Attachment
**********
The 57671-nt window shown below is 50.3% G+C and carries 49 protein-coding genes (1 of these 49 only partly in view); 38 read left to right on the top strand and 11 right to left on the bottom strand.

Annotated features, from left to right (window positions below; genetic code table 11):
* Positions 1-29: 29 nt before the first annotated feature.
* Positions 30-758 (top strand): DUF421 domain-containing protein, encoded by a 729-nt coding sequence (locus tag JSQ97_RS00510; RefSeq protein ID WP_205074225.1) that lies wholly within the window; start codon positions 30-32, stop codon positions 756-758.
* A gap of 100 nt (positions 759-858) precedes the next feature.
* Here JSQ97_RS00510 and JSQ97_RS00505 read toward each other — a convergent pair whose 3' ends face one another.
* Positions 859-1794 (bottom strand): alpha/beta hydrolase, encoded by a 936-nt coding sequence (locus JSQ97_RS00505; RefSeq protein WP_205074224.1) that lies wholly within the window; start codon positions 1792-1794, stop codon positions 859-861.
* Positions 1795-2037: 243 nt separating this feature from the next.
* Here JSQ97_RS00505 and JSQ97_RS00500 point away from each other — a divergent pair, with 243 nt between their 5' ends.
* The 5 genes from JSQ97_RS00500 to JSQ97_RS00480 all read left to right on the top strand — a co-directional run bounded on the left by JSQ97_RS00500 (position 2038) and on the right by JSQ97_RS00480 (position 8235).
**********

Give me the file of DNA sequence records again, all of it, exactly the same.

The 57671-nt window shown below is 50.3% G+C and carries 49 protein-coding genes (1 of these 49 only partly in view); 38 read left to right on the top strand and 11 right to left on the bottom strand.

Annotated features, from left to right (window positions below; genetic code table 11):
* Positions 1-29: 29 nt before the first annotated feature.
* Positions 30-758 (top strand): DUF421 domain-containing protein, encoded by a 729-nt coding sequence (locus tag JSQ97_RS00510; RefSeq protein ID WP_205074225.1) that lies wholly within the window; start codon positions 30-32, stop codon positions 756-758.
* A gap of 100 nt (positions 759-858) precedes the next feature.
* Here JSQ97_RS00510 and JSQ97_RS00505 read toward each other — a convergent pair whose 3' ends face one another.
* Positions 859-1794 (bottom strand): alpha/beta hydrolase, encoded by a 936-nt coding sequence (locus JSQ97_RS00505; RefSeq protein WP_205074224.1) that lies wholly within the window; start codon positions 1792-1794, stop codon positions 859-861.
* Positions 1795-2037: 243 nt separating this feature from the next.
* Here JSQ97_RS00505 and JSQ97_RS00500 point away from each other — a divergent pair, with 243 nt between their 5' ends.
* The 5 genes from JSQ97_RS00500 to JSQ97_RS00480 all read left to right on the top strand — a co-directional run bounded on the left by JSQ97_RS00500 (position 2038) and on the right by JSQ97_RS00480 (position 8235).